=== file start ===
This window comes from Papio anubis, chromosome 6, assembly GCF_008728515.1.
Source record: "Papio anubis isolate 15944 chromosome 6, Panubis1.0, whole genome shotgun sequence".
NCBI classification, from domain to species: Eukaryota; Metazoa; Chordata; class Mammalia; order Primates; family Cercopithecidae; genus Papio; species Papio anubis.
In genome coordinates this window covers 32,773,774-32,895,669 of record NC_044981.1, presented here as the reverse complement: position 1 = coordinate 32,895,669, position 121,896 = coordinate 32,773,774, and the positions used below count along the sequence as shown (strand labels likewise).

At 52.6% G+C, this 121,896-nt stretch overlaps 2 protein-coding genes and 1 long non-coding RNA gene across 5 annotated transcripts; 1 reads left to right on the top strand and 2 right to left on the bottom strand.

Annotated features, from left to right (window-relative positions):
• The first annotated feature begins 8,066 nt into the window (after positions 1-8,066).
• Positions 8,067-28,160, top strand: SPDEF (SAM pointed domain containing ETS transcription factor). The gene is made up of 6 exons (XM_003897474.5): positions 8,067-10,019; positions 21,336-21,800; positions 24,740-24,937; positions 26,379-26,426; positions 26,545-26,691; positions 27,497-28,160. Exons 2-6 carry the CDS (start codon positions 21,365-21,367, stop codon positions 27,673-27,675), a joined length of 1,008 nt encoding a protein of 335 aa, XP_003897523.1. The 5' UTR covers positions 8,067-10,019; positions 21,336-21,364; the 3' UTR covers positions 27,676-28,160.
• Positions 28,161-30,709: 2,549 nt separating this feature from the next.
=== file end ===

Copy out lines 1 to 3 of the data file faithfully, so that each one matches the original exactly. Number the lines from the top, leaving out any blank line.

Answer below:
This window comes from Papio anubis, chromosome 6, assembly GCF_008728515.1.
Source record: "Papio anubis isolate 15944 chromosome 6, Panubis1.0, whole genome shotgun sequence".
NCBI classification, from domain to species: Eukaryota; Metazoa; Chordata; class Mammalia; order Primates; family Cercopithecidae; genus Papio; species Papio anubis.